Even with more cooperation between state and federal officials in the testing of ground water in Pavillion, Wyoming Gov. Matt Mead said Tuesday that unilateral actions by the U.S. Environmental Protection Agency (EPA) are raising concerns.

The EPA, the U.S. Geologic Survey (USGS) and Wyoming’s Department of Environmental Quality (DEQ) agreed earlier this year to test and analyze data from two test wells in Pavillion on a joint basis (see Shale Daily, March 1). Last week the USGS issued two reports about groundwater samples taken in April and May but provided no new conclusions (see Shale Daily, Sept. 27).

The governor told a press conference Tuesday that the process has gone pretty smoothly for one of the test wells, but on the second one there has been some disagreement.

In response to hypothetical questions about the disputed original EPA test data that indicated the possible cause for ground water contamination coming from the use of hydraulic fracturing (fracking) in the gas wells in the area, Mead said this is not a problem that has a “political fix.” He reiterated that “whatever the science is, whatever the data shows, is what we ought to react to.”

If the hypothetical is right tying fracking to the water contamination, Mead said the Pavillion area itself needs to be examined, recognizing that extremely shallow (1,500-foot deep) wells were drilled compared to the majority of wells being drilled, and the overall geology of the area is unique.

“In addition, these wells were drilled prior to the state’s hydraulic fracturing rules being in place,” Mead said. “In other words, things have changed significantly since these wells were drilled, and it is an area in which there is gas and water at relatively shallow depths.

“So if they find EPA was right on certain points, then we as a state have to figure out how we avoid that, and to determine if the fracking rules we have would have prevented whatever impact there was. We’ll look at that and whatever we need to, we will make sure the rules and regulations we have are adequate. If they are not, then we will make some changes.”

Given the speculation about fracking and the chemicals the process uses in the EPA test well case, the well operator in the area, Encana Corp., late last month asked EPA for “key technical data and information” about water wells retested near its natural gas development to enable the company to properly respond by an October deadline. Meanwhile, the USGS issued two reports last Wednesday that may fill in some of the blanks.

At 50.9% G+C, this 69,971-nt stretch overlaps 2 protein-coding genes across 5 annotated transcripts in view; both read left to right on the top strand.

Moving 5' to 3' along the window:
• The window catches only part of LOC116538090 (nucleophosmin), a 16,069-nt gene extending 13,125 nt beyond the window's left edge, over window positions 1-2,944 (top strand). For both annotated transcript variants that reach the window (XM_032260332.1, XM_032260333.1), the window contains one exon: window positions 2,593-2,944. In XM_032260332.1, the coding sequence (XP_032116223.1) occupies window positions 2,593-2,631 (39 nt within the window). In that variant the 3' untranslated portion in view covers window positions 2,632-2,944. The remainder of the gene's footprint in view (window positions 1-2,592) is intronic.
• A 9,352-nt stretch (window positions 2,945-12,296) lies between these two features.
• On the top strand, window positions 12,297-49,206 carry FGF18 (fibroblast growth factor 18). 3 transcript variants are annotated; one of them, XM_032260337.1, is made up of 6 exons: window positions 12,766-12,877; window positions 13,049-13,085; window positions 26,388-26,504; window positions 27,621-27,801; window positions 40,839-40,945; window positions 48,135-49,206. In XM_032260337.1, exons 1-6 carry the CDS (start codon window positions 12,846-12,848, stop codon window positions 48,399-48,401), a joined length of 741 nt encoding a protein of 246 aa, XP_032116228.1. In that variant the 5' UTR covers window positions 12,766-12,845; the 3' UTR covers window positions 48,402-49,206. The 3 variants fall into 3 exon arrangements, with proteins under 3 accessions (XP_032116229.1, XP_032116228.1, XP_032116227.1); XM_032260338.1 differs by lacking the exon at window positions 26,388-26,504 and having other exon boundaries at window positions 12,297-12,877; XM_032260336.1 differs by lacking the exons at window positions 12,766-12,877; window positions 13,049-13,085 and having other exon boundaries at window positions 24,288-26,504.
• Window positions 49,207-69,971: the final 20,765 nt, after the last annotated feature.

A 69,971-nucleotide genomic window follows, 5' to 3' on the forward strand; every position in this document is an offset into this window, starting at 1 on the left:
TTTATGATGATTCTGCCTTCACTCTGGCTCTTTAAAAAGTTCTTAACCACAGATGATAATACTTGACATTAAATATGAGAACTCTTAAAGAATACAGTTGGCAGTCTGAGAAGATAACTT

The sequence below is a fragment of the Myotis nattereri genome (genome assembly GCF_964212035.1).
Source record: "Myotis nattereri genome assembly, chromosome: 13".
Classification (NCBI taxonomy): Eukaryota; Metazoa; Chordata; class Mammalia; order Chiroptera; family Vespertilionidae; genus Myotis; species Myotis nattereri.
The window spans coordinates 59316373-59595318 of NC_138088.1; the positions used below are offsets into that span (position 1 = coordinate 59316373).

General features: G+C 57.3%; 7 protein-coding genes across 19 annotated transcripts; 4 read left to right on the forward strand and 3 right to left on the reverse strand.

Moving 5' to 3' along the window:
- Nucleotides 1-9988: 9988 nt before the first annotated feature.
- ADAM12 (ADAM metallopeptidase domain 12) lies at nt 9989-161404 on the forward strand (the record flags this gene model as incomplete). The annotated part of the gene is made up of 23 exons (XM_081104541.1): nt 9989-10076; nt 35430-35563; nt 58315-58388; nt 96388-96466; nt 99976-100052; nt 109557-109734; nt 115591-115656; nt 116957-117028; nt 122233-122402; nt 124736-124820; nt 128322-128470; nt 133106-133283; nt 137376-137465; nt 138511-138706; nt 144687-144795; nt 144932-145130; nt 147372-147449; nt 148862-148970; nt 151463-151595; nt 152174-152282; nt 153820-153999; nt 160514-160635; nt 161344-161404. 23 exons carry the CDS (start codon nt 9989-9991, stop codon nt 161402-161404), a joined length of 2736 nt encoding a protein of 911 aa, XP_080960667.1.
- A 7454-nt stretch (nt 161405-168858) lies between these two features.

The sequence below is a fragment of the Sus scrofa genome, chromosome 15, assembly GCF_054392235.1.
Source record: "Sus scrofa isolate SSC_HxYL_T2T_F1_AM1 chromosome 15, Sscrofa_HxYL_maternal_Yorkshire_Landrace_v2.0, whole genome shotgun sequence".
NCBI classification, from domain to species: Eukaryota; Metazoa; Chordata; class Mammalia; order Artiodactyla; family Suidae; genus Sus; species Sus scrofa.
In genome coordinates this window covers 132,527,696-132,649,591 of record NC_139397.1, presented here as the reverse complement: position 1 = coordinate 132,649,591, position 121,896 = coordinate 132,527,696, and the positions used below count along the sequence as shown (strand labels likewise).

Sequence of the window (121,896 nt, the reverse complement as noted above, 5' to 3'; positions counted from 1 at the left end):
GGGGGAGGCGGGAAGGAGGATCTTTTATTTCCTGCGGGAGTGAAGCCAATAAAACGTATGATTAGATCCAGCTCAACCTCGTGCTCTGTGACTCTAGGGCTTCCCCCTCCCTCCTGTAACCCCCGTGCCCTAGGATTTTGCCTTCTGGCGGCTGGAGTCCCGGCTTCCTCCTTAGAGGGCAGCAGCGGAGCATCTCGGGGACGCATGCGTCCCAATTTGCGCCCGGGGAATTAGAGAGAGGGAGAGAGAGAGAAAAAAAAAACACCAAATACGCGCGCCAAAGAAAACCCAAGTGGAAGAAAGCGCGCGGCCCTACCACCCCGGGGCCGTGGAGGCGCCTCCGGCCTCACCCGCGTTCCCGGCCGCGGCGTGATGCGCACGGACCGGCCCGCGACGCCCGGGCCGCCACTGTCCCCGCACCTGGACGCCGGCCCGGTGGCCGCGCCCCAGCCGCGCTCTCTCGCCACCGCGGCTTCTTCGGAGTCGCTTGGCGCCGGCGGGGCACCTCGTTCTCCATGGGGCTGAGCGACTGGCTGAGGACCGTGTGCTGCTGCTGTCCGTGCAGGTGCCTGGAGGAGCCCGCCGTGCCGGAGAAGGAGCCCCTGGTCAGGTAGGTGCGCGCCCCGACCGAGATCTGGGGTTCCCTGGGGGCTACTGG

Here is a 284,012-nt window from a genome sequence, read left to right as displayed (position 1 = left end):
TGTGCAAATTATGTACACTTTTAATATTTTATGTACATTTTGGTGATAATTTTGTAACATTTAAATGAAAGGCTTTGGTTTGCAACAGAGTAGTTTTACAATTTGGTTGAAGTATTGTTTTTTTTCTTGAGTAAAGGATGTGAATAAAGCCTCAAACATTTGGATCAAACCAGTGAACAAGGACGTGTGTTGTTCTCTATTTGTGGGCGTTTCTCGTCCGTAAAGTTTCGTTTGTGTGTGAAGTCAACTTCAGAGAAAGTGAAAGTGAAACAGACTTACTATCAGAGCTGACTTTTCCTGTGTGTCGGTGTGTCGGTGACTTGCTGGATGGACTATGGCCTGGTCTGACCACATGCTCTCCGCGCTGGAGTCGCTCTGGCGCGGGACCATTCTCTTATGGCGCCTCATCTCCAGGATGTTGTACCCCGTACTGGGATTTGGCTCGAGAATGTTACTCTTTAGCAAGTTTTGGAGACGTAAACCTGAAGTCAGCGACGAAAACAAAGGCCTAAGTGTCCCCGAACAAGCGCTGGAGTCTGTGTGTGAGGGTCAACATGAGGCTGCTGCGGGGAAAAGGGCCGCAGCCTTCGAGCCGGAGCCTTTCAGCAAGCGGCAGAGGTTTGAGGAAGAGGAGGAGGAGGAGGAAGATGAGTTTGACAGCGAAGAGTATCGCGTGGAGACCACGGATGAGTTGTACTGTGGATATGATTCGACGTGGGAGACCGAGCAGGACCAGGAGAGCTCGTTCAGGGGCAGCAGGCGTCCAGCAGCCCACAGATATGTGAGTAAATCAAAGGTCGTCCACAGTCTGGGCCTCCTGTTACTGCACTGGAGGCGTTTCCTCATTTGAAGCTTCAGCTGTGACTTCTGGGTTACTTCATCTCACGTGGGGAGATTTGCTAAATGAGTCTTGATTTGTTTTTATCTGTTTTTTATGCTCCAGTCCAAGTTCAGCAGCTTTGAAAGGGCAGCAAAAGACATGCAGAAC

Encana Oil & Gas (USA) Inc. President Jeff Wojahn sent a letter in September to EPA Administrator Lisa Jackson asking the agency to clarify whether the producer would be receiving more data on the well tests. EPA apparently had said it would provide the data to Encana by last Thursday. The data being used by EPA could determine whether Encana would be allowed to continue developing natural gas in the Pavillion area, where it has been operating since 2005.

The USGS reports released last week about groundwater samples taken in April and May “are intended to provide additional scientific information to decision makers and all interested parties on the composition of the groundwater represented in the aquifer underlying Pavillion,” said David Mott, who directs the USGS Wyoming Water Science Center. “While USGS did not interpret the data as part of this sampling effort, the raw data results are adding to the body of knowledge to support informed decisions.”

The first report describes the sampling and analysis plan that was developed to collect groundwater data. A second report provides the raw data and information from the groundwater-quality samples. The groundwater-quality samples were analyzed for water quality properties, inorganic constituents including naturally occurring radioactive compounds, organic constituents, dissolved gases, stable isotopes of methane, water and dissolved inorganic carbon, and environmental tracers.

Mead emphasized in his press conference that all the analysis is still not in. As he has done in the past, he called for avoiding coming to premature conclusions on the matter.

“Well No. 1 we all agreed could be flushed out appropriately and tested, and those are the results that we cooperatively have now,” Mead said. “But on Well No. 2, Wyoming and USGS did not feel there was sufficient water source there to do the flushing necessary to get adequate tests. EPA disagreed with that and proceeded on its own and tested, so we had a data dump [from EPA] last week of all these results.

“As you look at this data you can draw comparisons between EPA’s initial data and where we are now, but I don’t want to go down the road that EPA did previously and draw conclusions prematurely. I have asked [state] DEQ and their experts to get to a point of identifying differences and making reasonable conclusions.

“It is an important enough issue to Wyoming and the rest of the country that early conclusions need to be avoided, and we need to wait until the scientists tell me what they think. I think the collaboration on the first well was a much better process, and I would have preferred for EPA not to go outside that on Well No. 2.”